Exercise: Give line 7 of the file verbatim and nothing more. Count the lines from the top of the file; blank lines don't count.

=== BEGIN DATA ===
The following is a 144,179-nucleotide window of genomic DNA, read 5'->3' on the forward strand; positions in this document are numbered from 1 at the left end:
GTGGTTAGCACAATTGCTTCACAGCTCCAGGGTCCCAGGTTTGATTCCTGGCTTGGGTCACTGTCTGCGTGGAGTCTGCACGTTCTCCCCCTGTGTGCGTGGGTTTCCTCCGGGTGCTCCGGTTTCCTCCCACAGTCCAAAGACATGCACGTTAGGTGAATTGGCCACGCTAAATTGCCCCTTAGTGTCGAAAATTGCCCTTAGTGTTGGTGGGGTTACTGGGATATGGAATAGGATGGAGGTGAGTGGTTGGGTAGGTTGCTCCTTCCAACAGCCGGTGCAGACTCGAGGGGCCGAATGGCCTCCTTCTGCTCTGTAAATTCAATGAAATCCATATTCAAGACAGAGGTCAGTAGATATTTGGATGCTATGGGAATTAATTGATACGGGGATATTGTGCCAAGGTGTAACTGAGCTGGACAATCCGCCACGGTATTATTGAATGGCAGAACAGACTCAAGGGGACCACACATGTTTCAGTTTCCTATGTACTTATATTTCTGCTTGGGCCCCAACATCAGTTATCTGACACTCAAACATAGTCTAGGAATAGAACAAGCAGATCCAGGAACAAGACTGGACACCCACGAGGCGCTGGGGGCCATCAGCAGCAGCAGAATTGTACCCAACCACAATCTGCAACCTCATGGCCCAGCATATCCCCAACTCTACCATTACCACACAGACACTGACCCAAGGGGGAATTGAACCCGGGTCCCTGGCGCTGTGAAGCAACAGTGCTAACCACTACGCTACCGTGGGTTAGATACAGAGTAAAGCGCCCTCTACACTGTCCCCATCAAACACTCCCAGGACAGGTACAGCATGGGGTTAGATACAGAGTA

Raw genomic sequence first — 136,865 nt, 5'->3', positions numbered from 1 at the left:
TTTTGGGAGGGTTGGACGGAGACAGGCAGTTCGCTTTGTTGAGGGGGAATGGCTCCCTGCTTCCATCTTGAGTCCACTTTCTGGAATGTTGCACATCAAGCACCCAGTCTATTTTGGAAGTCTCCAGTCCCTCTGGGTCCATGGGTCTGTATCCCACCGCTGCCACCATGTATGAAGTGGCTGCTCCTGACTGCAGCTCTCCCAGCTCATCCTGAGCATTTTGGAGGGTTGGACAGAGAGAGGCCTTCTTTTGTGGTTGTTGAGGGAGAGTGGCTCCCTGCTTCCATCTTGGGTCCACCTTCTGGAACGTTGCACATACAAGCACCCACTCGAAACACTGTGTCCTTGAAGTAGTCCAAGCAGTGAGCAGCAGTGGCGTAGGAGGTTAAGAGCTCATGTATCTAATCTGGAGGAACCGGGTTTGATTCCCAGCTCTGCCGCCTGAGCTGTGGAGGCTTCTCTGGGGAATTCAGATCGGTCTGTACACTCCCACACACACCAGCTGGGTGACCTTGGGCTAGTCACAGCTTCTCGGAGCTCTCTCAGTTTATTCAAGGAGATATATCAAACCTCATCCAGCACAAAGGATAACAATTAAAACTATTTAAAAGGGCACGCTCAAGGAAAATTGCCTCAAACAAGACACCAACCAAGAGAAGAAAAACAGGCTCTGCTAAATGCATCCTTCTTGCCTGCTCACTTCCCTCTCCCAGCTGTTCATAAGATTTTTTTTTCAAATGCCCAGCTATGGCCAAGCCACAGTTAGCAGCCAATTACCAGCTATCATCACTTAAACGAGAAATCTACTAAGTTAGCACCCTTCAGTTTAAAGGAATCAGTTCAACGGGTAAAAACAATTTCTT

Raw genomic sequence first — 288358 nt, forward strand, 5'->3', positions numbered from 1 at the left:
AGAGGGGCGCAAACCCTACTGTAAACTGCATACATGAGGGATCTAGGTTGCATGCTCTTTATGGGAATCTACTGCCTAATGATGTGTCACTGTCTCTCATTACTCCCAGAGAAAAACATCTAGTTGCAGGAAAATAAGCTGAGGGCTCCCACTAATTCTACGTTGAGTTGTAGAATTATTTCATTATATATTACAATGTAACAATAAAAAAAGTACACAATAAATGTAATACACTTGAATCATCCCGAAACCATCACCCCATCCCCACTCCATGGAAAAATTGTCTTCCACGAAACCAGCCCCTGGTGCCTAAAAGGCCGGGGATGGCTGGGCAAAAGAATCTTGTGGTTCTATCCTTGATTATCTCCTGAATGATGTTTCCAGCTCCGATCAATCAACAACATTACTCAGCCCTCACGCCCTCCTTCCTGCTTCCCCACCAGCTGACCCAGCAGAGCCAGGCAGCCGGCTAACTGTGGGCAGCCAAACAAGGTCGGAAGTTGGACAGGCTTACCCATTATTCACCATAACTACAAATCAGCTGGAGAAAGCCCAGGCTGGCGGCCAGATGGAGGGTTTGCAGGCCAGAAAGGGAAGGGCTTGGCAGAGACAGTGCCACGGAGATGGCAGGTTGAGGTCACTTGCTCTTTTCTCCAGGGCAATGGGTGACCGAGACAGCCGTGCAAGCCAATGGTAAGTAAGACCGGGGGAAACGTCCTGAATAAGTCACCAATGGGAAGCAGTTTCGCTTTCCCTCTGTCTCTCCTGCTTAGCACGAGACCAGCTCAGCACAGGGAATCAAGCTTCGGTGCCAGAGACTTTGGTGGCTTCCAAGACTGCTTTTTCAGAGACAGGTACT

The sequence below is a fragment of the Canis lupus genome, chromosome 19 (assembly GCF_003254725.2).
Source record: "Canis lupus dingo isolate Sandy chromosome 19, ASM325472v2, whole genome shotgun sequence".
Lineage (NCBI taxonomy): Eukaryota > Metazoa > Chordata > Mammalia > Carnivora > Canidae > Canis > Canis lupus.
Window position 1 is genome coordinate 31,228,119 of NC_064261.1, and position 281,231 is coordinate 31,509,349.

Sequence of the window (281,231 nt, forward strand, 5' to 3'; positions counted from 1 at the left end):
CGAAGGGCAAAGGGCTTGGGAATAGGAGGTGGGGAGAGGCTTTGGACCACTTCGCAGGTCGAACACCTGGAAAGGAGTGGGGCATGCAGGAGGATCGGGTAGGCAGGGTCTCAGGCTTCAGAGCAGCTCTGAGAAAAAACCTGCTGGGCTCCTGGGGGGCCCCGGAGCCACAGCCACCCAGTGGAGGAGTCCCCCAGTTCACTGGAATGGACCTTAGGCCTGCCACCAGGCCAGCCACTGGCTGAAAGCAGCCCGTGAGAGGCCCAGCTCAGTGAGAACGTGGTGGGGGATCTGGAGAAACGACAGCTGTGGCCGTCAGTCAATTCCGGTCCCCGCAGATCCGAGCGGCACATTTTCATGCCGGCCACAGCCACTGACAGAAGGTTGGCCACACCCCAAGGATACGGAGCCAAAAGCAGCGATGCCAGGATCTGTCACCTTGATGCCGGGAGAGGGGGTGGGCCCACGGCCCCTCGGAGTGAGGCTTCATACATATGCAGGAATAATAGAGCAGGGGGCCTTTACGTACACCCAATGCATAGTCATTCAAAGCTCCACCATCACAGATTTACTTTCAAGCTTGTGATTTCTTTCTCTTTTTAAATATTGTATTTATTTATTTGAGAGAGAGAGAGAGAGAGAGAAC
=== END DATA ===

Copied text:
The sequence below is a fragment of the Canis lupus genome, chromosome 19 (assembly GCF_003254725.2).